It is slightly different here, in that, we don’t have private design schools. Degrees still come from traditional universities and accredited courses (as far as I know). What is happening is that more and more squeeze is being put on them as the government continuously reduce funding and increase student fees, that the universities are forced to get private sponsorship, which, in turn, introduces different influences.
When I went (I think, around the same time as you), most kids got some sort of grant, on a sliding scale, with parents expected to contribute, more, or less, depending on their income, down to zero for parents on the lower end of the income scale. This meant that students usually graduated without debt – depending on how much they like beer!
Now kids are coming out with debts upwards of £50k. That, to my mind is immoral. The ethos here, used to be that a government invested in the education of its nation and reaped the dividends later. A while back, I read somewhere, the government get an average of £250k more in tax over a working life from a graduate, than they get from non-graduates. Enough to find a margin to invest a few tens of thousand. Now, I am sure the amount is the same, they just passed the debt on to kids. Anyway, I can bore for Britain on this (don’t even get me started on the continued erosion of the National Health Service).
Like you, I went to college right on the cusp of the Mac becoming a thing. We were given cursory instruction. Thankfully, I saw the writing on the wall, so spent many many evenings staying late and teaching myself to use it.
I am also glad of those hours spent burning the midnight oil with a Apple Macintosh IIse, as 18 months into my first job, the company I worked for at the time bought a Ilcx. (What a beast; I am sure there was at least a whole meg of RAM installed on it.) I was the only one in the company who knew anything about it.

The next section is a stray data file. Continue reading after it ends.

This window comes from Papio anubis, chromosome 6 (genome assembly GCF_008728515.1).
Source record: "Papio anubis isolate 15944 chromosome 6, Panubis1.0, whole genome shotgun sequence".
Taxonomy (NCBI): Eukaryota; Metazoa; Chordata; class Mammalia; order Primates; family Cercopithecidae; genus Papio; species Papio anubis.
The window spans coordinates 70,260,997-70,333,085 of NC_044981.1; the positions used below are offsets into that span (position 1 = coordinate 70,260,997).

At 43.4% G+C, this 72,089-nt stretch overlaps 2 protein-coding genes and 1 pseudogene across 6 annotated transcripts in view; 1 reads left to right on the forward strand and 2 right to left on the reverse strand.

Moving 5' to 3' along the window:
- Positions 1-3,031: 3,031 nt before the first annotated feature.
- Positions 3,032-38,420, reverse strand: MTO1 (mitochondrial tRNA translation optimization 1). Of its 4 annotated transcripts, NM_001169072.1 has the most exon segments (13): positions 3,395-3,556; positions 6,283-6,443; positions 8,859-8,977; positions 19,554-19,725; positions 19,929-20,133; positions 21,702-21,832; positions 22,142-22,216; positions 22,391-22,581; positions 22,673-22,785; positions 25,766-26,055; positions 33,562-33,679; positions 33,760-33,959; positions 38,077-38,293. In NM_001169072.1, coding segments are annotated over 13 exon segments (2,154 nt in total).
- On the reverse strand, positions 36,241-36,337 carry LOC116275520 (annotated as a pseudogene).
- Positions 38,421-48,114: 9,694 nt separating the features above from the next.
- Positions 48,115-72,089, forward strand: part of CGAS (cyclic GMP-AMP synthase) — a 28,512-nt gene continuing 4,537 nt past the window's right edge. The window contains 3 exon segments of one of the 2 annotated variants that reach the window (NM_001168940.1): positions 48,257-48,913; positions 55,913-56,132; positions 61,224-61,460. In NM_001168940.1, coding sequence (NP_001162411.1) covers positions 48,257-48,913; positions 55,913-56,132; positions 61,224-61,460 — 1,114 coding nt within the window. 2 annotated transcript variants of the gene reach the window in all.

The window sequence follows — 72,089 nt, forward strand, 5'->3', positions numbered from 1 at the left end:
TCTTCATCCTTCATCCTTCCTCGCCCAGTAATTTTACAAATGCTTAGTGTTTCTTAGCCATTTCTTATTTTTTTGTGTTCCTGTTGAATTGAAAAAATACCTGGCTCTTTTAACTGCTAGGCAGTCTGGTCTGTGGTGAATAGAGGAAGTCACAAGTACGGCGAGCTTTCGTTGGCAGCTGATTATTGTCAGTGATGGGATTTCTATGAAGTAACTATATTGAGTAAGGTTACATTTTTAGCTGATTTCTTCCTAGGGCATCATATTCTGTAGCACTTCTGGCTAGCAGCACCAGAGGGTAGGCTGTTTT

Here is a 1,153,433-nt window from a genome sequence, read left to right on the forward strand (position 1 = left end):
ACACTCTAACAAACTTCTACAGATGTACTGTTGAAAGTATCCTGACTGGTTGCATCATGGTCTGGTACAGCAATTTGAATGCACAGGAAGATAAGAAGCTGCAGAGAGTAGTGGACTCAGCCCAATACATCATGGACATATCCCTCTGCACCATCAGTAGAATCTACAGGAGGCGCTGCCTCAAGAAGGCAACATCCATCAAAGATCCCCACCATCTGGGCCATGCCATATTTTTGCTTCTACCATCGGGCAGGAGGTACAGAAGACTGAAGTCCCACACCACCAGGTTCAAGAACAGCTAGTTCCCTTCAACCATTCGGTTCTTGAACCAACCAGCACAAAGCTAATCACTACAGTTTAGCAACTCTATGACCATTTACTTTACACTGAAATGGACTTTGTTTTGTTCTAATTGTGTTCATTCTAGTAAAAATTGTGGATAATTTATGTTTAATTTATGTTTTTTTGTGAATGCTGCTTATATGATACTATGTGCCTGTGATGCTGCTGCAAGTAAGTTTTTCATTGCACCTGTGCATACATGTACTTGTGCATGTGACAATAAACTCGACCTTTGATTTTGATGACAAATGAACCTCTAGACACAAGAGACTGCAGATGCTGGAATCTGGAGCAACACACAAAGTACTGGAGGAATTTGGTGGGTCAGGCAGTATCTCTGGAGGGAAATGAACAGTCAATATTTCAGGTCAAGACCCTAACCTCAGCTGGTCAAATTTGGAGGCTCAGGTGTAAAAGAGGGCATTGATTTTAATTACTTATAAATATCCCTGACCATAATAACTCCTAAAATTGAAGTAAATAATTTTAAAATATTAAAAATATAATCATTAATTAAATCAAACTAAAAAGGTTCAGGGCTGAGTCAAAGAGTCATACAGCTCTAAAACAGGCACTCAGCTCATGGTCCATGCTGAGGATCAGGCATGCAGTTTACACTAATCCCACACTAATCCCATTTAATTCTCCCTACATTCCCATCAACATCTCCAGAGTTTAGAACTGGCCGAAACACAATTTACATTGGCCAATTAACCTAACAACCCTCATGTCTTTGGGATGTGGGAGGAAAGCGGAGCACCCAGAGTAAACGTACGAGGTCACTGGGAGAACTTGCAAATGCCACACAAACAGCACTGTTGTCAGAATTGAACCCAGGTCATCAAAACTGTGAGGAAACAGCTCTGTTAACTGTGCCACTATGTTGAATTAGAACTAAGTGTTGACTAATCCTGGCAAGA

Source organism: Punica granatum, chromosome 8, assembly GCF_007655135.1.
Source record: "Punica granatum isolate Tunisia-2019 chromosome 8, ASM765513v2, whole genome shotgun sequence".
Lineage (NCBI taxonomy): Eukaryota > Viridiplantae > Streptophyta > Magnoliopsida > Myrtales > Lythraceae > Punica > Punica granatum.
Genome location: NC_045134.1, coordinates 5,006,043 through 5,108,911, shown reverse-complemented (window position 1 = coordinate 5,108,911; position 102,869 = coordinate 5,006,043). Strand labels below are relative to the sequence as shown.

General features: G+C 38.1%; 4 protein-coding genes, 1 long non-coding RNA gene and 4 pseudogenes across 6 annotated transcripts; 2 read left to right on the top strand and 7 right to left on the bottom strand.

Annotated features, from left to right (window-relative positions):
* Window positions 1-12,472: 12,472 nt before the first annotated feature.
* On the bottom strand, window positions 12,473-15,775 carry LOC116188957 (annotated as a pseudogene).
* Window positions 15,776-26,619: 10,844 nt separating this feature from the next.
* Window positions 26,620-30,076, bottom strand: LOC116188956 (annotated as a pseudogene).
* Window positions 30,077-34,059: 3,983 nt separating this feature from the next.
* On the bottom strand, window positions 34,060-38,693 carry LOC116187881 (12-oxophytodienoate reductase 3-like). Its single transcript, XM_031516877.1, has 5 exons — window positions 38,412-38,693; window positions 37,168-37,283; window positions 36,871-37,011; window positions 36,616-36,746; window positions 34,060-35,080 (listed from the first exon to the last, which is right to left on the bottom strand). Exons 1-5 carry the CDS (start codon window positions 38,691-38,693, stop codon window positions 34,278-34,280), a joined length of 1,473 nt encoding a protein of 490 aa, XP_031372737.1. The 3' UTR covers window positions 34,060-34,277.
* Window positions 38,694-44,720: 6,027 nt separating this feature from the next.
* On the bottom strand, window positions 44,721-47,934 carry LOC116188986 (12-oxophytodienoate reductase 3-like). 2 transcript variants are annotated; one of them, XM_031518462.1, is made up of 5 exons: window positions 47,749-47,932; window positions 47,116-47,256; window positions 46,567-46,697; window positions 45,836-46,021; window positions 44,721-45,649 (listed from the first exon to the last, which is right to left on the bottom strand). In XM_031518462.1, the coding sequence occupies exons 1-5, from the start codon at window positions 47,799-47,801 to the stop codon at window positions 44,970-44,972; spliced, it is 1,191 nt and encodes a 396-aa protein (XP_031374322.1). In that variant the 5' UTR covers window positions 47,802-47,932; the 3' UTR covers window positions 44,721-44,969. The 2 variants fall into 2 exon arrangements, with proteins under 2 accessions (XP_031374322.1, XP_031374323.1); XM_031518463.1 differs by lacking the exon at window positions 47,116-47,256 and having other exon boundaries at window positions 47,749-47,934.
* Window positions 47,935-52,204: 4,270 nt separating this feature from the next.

I was lucky in that I went to a good college, that constantly had well-known industry specialists come and teach us various disciplines. Even then, as you say, the dinosaur of academia was consistently about five years behind what was going on out in the industry.
That said, I am also glad I had the benefit of learning the whole casting-off and type galleys malarkey, for two reasons. Firstly I needed it in my first job for the first 18 months and secondly, those hours of hand-rendering 11pt Bembo gave me an understanding of type that has developed into a life-long love – I can spend hours kerning letter pairs and refining curves to the Nth degree!!
On the other hand, I am not sure an exclusively digital, on-screen only approach to teaching type instils the same understanding of the beauty of letterforms, apart from for a few natural-born type geeks. The quality of type-setting out there, appears to be generally pretty poor, and declining, these days – I am not going to even begin on the quality of spelling and grammar, (I sound like such an old fart ‘The country’s gone to the dogs, its not like it was in my day.’)
I know a guy who used to be a book binder at one of the pre-eminent letter presses over here – sadly now defunct. He keeps showing me examples of type setting that are jaw-droppingly stunning. All done when people were physically hand-spacing every single letter. Unbelievable.